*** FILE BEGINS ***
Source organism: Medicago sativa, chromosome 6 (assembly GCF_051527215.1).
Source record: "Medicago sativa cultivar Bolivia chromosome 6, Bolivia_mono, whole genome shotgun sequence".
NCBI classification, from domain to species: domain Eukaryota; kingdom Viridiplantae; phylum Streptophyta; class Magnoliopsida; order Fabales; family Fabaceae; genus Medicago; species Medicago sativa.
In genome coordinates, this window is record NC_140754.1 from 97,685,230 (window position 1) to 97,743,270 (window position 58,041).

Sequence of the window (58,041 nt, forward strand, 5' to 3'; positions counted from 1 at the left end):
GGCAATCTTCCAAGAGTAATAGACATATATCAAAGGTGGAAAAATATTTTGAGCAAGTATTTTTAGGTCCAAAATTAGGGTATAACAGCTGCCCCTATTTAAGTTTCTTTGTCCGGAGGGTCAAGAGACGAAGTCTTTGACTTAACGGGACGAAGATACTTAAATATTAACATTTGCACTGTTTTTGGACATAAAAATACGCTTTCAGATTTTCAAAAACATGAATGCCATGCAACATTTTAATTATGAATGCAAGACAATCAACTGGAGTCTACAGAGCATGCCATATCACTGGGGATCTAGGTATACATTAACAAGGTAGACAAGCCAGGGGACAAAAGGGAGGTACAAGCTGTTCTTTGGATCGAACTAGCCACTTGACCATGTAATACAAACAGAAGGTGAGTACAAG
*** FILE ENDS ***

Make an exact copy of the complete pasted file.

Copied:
Source organism: Medicago sativa, chromosome 6 (assembly GCF_051527215.1).
Source record: "Medicago sativa cultivar Bolivia chromosome 6, Bolivia_mono, whole genome shotgun sequence".
NCBI classification, from domain to species: domain Eukaryota; kingdom Viridiplantae; phylum Streptophyta; class Magnoliopsida; order Fabales; family Fabaceae; genus Medicago; species Medicago sativa.
In genome coordinates, this window is record NC_140754.1 from 97,685,230 (window position 1) to 97,743,270 (window position 58,041).

Sequence of the window (58,041 nt, forward strand, 5' to 3'; positions counted from 1 at the left end):
GGCAATCTTCCAAGAGTAATAGACATATATCAAAGGTGGAAAAATATTTTGAGCAAGTATTTTTAGGTCCAAAATTAGGGTATAACAGCTGCCCCTATTTAAGTTTCTTTGTCCGGAGGGTCAAGAGACGAAGTCTTTGACTTAACGGGACGAAGATACTTAAATATTAACATTTGCACTGTTTTTGGACATAAAAATACGCTTTCAGATTTTCAAAAACATGAATGCCATGCAACATTTTAATTATGAATGCAAGACAATCAACTGGAGTCTACAGAGCATGCCATATCACTGGGGATCTAGGTATACATTAACAAGGTAGACAAGCCAGGGGACAAAAGGGAGGTACAAGCTGTTCTTTGGATCGAACTAGCCACTTGACCATGTAATACAAACAGAAGGTGAGTACAAG